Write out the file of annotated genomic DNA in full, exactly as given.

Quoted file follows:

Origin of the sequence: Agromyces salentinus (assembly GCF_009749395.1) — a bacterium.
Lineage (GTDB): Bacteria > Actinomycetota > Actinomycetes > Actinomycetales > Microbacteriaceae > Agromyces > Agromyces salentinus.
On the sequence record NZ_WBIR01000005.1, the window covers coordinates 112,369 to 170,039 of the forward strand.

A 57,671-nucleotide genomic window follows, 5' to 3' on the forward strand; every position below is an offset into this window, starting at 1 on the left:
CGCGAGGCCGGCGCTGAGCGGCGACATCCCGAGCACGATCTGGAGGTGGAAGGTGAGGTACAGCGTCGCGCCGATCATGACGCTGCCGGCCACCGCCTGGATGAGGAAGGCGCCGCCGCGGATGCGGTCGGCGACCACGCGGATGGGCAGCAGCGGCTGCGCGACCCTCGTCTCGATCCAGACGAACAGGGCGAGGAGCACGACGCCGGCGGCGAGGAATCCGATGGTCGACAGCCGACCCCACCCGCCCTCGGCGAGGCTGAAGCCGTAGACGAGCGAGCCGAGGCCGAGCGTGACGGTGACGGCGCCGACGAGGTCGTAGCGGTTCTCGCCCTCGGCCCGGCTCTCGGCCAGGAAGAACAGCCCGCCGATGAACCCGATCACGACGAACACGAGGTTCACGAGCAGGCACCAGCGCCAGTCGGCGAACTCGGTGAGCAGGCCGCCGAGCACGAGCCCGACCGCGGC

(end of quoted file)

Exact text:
Origin of the sequence: Agromyces salentinus (assembly GCF_009749395.1) — a bacterium.
Lineage (GTDB): Bacteria > Actinomycetota > Actinomycetes > Actinomycetales > Microbacteriaceae > Agromyces > Agromyces salentinus.
On the sequence record NZ_WBIR01000005.1, the window covers coordinates 112,369 to 170,039 of the forward strand.

A 57,671-nucleotide genomic window follows, 5' to 3' on the forward strand; every position below is an offset into this window, starting at 1 on the left:
CGCGAGGCCGGCGCTGAGCGGCGACATCCCGAGCACGATCTGGAGGTGGAAGGTGAGGTACAGCGTCGCGCCGATCATGACGCTGCCGGCCACCGCCTGGATGAGGAAGGCGCCGCCGCGGATGCGGTCGGCGACCACGCGGATGGGCAGCAGCGGCTGCGCGACCCTCGTCTCGATCCAGACGAACAGGGCGAGGAGCACGACGCCGGCGGCGAGGAATCCGATGGTCGACAGCCGACCCCACCCGCCCTCGGCGAGGCTGAAGCCGTAGACGAGCGAGCCGAGGCCGAGCGTGACGGTGACGGCGCCGACGAGGTCGTAGCGGTTCTCGCCCTCGGCCCGGCTCTCGGCCAGGAAGAACAGCCCGCCGATGAACCCGATCACGACGAACACGAGGTTCACGAGCAGGCACCAGCGCCAGTCGGCGAACTCGGTGAGCAGGCCGCCGAGCACGAGCCCGACCGCGGC